New York Times pushes Iran’s propaganda in its coverage of anti-government protests

The New York Times is standing with the Islamic regime in Iran and Iran proxy Hizb’Allah, which has, like the Times, “dismissed” the protests. Here the Times gives a full airing to the mullahs’ preposterous claims that foreign agents engineered the protests. There is no entity that hates America that the Times will not stand with and propagandize for, no matter how repressive. The Islamic regime now is torturing and killing its own people, solely for the crime of not wanting to live in a sharia dictatorship. That’s enough for the destroyers and saboteurs at the Times to regard them as enemies.

This unconscionable coverage epitomizes everything that is wrong with the enemedia establishment.

“Iranians, Like Their Leaders, See Foreign Hand in Protests,” by Margaret Coker, New York Times, January 3, 2018 (thanks to Amil Imani):

LONDON — Iran’s supreme leader, Ayatollah Ali Khamenei, has blamed unnamed foreign “enemies” for the antigovernment protests that have swept his country for the past week, putting the demonstrators at risk of being accused of espionage or treason.

The accusation resonates for many Iranians, whose country has long been subject to foreign interference, from the American- and British-led coup in the 1950s to more recent efforts by the United States and Israel to sabotage Iran’s nuclear program. President Trump’s public support for the protesters has only reinforced suspicions of a foreign hand at work.

While there has been no evidence that foreign governments orchestrated the protests, several countries are now trying to decide how to support a goal they share with many of the demonstrators: a less corrupt, more democratic and more open Iranian government.

The State Department urged Iran on Tuesday not to restrict access to social media services like Instagram and messaging platforms like Telegram, which the protesters have used to spread word of anti-government gatherings. It even encouraged Iranians to use virtual private networks to sidestep government censorship, advice Iranians see as interference.

Diplomats and analysts said discussions were underway in the capitals of Britain, Israel and other countries on whether or how to support the demonstrators.

American intelligence officials and Iran watchers say the protests appear to have started organically.

The demonstrations, which are widespread and amorphous, do not match the playbook that Western intelligence agencies have used to mount covert operations in Iran — namely, sustained resource-intense operations that focus on the narrowly defined and measurable goal of sabotaging the alleged nuclear weapons program, they say.

For now, they say, the evidence points to one catalyst of the unrest: widespread discontent with the government.

“You don’t need Americans or Israeli or British intelligence to convince people in Iran that there is a small ruling elite that is controlling the country’s economy and ruining it,” says Meir Javedanfar, a lecturer on Iranian studies at the Interdisciplinary Center in Herzliya, Israel.

A former American intelligence official said it was implausible that a foreign agency could organize protests in dozens of cities without the Iranian government catching wind of it beforehand. Additionally, Western spy agencies are leery of operations that rely on mass demonstrations, which have a high risk of failure and cannot be easily controlled, the official said.

“Certainly, the West doesn’t have the ground game to engage in that kind of activism, nor do Iran’s regional adversaries,” said Suzanne Maloney, the deputy director of the foreign policy program at the Brookings Institution and a former adviser to senior State Department officials on Iran.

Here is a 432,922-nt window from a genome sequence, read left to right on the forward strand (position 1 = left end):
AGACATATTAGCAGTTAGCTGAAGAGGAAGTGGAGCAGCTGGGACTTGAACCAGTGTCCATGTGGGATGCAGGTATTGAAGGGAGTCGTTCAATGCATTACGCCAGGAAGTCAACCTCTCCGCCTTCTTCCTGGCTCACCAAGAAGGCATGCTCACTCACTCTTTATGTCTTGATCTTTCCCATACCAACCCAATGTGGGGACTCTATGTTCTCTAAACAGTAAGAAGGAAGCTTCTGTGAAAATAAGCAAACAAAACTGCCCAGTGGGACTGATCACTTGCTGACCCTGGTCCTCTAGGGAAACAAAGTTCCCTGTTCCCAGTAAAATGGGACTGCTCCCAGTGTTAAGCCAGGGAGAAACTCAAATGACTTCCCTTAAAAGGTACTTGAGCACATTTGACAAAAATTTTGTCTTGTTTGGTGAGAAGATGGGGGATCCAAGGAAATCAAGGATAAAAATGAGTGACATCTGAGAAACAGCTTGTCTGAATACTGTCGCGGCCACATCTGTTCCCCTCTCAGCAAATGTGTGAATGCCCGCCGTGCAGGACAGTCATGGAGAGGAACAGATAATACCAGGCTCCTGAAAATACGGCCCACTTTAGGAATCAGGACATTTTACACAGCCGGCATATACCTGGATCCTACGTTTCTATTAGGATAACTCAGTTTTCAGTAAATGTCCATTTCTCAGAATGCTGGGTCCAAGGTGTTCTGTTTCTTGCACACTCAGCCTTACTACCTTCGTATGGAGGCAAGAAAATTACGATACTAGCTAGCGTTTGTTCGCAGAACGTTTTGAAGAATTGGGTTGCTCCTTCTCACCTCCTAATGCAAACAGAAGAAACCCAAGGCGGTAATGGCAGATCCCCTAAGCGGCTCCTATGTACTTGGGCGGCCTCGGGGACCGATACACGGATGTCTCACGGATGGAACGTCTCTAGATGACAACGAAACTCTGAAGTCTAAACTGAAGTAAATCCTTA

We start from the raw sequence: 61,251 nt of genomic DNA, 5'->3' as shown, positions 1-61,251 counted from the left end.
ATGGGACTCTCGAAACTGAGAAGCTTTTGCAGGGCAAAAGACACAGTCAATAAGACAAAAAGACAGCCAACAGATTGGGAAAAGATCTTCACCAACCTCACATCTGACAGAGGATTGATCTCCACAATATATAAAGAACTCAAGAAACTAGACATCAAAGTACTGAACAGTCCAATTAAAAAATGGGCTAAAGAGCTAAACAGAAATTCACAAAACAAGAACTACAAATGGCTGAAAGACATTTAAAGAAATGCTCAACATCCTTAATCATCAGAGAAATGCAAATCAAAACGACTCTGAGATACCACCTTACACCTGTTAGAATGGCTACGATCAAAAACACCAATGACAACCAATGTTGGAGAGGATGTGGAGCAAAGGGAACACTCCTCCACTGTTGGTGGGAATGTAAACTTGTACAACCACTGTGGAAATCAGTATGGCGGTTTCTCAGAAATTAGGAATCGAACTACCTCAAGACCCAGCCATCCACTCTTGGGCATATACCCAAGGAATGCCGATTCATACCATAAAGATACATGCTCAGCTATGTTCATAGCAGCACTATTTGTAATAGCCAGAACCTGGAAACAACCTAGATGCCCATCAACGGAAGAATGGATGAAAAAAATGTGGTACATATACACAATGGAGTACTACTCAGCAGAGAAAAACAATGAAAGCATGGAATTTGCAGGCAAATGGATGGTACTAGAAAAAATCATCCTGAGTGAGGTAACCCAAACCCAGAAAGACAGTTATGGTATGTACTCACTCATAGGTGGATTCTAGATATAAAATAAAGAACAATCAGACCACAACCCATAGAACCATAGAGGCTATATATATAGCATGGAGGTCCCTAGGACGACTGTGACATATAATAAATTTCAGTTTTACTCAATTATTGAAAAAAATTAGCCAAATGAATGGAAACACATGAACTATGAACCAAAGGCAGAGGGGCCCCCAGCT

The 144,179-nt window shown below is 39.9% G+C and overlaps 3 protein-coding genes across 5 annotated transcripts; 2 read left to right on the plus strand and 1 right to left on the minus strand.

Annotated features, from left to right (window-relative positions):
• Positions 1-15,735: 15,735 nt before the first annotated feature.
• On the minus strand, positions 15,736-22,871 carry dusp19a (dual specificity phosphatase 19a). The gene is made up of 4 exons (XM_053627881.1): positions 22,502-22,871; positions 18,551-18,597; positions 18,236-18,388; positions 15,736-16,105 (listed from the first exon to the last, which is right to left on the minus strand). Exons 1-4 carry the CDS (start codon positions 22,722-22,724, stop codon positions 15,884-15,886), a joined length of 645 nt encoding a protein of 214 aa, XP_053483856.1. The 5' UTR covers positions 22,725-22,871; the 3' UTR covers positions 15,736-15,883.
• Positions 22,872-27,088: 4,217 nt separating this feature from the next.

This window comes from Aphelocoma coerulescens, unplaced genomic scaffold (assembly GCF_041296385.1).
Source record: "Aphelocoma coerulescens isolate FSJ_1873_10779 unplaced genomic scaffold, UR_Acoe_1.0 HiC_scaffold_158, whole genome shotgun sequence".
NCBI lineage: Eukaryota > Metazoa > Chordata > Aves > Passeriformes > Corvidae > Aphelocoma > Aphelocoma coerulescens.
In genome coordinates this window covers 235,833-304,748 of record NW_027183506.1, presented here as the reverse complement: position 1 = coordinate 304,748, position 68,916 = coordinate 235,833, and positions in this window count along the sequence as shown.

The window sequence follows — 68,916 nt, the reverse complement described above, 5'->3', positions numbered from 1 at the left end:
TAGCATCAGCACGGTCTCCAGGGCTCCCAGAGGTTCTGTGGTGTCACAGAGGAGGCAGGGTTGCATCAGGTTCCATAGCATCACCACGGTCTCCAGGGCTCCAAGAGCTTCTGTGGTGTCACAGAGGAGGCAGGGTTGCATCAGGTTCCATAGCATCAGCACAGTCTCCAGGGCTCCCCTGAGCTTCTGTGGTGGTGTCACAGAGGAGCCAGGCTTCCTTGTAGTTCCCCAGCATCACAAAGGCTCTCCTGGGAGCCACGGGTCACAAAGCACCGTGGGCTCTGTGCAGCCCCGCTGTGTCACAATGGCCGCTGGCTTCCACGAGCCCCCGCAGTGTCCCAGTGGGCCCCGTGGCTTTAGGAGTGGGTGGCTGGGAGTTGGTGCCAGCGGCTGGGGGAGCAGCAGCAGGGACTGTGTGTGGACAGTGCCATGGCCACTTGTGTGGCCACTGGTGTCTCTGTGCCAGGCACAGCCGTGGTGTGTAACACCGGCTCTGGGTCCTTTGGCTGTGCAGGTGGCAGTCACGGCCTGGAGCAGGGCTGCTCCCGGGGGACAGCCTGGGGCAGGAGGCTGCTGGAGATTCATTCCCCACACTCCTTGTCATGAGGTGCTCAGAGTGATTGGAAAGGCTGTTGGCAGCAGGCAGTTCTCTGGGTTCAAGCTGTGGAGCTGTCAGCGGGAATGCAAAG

That logic has not stopped Iranian officials from pointing fingers outside their borders.

On Wednesday, the government announced the arrest of an unidentified citizen of an unidentified European country who “had been trained by espionage organizations in Europe,” the Tasnim news agency reported.

Iran has also accused Saudi Arabia, its main regional rival, of fomenting unrest. On Tuesday, the head of Iran’s National Security Council, Ali Shamkhani, told a Lebanese television station that the Saudis were responsible for 27 percent of all anti-Iran hashtags on Twitter….

EDITORS NOTE: This column originally appeared in The Geller Report.

Iranians are Ultimately Protesting Islamic [Sharia] Law by Raymond Ibrahim

What began on December 28 as local protests against high food prices in the northern city of Mashhad, Iran, has spiraled into mass protests consisting of some hundreds of thousands of Iranians in some two dozen cities, including if not especially Tehran, the seat of government. So far over 20 protesters have been killed and many hundreds arrested in what has been widely described as “the most serious internal crisis the country has faced this decade.”

The protests have morphed from mundane topics concerning the economy to more existential topics concerning Islamic leadership. Reportedly hundreds of thousands of protesters have been heard shouting “We don’t want an Islamic Republic,” and calling blessings on Reza Shah, the staunch secularist and political reformer who did much to Westernize Iran, until his son and successor, Muhammad Reza Shah, was deposed during the Islamic Revolution of 1979. According to Mideast media, women — such as Maryam Rajavi — are spearheading the current protests (and symbolically rejecting Islamic impositions by publicly removing their hijabs).

Even the Iranian regime sees the current unrest as a revolt against Islam. In his initial remarks after demonstrations first erupted, Supreme Leader Ayatollah Khamenei said, “All those who are against the Islamic Republic … have all joined forces in order to create problems for the Islamic Republic and the Islamic Revolution” (note the recurrent and telling adjective “Islamic”).

Even so, “mainstream media” see growing poverty and frustration at the lack of social freedoms as the only reasons behind the current unrest. Overlooked in their analysis is that, because Islam is not meant to be a “spiritual thing” one does privately, but is rather a complete system of governance, permeating the whole of private and social life, the ongoing protests in Iran, while ostensibly revolving around economic, social, and political issues, are ultimately protests against Islamic teachings concerning economic, social, and political issues, which the Islamic Republic of Iran has been imposing on the populace since coming to power in 1979.